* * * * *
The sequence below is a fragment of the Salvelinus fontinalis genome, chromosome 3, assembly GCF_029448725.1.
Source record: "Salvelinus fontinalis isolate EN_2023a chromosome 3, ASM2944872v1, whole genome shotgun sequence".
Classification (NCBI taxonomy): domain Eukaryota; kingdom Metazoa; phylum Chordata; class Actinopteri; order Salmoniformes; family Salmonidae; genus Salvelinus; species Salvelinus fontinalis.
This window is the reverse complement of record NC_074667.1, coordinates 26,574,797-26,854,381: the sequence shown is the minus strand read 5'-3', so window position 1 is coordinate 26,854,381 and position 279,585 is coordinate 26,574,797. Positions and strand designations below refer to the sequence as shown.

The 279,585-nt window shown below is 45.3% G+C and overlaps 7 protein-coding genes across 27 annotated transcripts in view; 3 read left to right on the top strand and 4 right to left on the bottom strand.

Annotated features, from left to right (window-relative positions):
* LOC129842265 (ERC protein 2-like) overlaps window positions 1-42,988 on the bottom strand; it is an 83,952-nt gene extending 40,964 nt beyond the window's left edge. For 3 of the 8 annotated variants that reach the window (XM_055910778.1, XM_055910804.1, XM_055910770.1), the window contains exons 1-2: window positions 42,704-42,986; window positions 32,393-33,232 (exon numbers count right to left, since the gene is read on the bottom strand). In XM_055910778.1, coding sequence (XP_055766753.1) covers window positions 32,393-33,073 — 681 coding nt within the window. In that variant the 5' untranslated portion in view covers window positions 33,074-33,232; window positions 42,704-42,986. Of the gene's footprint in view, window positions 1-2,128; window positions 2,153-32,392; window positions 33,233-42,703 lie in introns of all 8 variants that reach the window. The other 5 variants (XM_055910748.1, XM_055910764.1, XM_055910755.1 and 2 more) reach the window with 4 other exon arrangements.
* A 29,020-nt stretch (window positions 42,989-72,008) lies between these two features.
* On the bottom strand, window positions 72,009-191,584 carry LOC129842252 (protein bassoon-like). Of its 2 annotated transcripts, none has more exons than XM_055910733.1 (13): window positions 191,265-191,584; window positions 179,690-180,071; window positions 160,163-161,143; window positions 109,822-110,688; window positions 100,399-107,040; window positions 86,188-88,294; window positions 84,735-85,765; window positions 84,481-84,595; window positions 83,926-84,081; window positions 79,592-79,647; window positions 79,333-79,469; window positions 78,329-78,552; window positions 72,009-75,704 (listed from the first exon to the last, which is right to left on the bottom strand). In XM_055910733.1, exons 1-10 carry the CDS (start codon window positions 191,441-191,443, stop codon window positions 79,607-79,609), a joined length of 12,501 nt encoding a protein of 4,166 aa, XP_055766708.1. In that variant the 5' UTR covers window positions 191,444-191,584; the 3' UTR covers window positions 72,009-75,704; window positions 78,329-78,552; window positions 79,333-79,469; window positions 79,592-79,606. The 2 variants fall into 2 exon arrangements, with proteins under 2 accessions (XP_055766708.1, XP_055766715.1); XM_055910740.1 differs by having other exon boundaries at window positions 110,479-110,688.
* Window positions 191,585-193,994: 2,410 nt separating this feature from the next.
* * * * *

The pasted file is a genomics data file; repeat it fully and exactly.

The sequence below is a fragment of the Salvelinus fontinalis genome, chromosome 3, assembly GCF_029448725.1.
Source record: "Salvelinus fontinalis isolate EN_2023a chromosome 3, ASM2944872v1, whole genome shotgun sequence".
Classification (NCBI taxonomy): domain Eukaryota; kingdom Metazoa; phylum Chordata; class Actinopteri; order Salmoniformes; family Salmonidae; genus Salvelinus; species Salvelinus fontinalis.
This window is the reverse complement of record NC_074667.1, coordinates 26,574,797-26,854,381: the sequence shown is the minus strand read 5'-3', so window position 1 is coordinate 26,854,381 and position 279,585 is coordinate 26,574,797. Positions and strand designations below refer to the sequence as shown.

The 279,585-nt window shown below is 45.3% G+C and overlaps 7 protein-coding genes across 27 annotated transcripts in view; 3 read left to right on the top strand and 4 right to left on the bottom strand.

Annotated features, from left to right (window-relative positions):
* LOC129842265 (ERC protein 2-like) overlaps window positions 1-42,988 on the bottom strand; it is an 83,952-nt gene extending 40,964 nt beyond the window's left edge. For 3 of the 8 annotated variants that reach the window (XM_055910778.1, XM_055910804.1, XM_055910770.1), the window contains exons 1-2: window positions 42,704-42,986; window positions 32,393-33,232 (exon numbers count right to left, since the gene is read on the bottom strand). In XM_055910778.1, coding sequence (XP_055766753.1) covers window positions 32,393-33,073 — 681 coding nt within the window. In that variant the 5' untranslated portion in view covers window positions 33,074-33,232; window positions 42,704-42,986. Of the gene's footprint in view, window positions 1-2,128; window positions 2,153-32,392; window positions 33,233-42,703 lie in introns of all 8 variants that reach the window. The other 5 variants (XM_055910748.1, XM_055910764.1, XM_055910755.1 and 2 more) reach the window with 4 other exon arrangements.
* A 29,020-nt stretch (window positions 42,989-72,008) lies between these two features.
* On the bottom strand, window positions 72,009-191,584 carry LOC129842252 (protein bassoon-like). Of its 2 annotated transcripts, none has more exons than XM_055910733.1 (13): window positions 191,265-191,584; window positions 179,690-180,071; window positions 160,163-161,143; window positions 109,822-110,688; window positions 100,399-107,040; window positions 86,188-88,294; window positions 84,735-85,765; window positions 84,481-84,595; window positions 83,926-84,081; window positions 79,592-79,647; window positions 79,333-79,469; window positions 78,329-78,552; window positions 72,009-75,704 (listed from the first exon to the last, which is right to left on the bottom strand). In XM_055910733.1, exons 1-10 carry the CDS (start codon window positions 191,441-191,443, stop codon window positions 79,607-79,609), a joined length of 12,501 nt encoding a protein of 4,166 aa, XP_055766708.1. In that variant the 5' UTR covers window positions 191,444-191,584; the 3' UTR covers window positions 72,009-75,704; window positions 78,329-78,552; window positions 79,333-79,469; window positions 79,592-79,606. The 2 variants fall into 2 exon arrangements, with proteins under 2 accessions (XP_055766708.1, XP_055766715.1); XM_055910740.1 differs by having other exon boundaries at window positions 110,479-110,688.
* Window positions 191,585-193,994: 2,410 nt separating this feature from the next.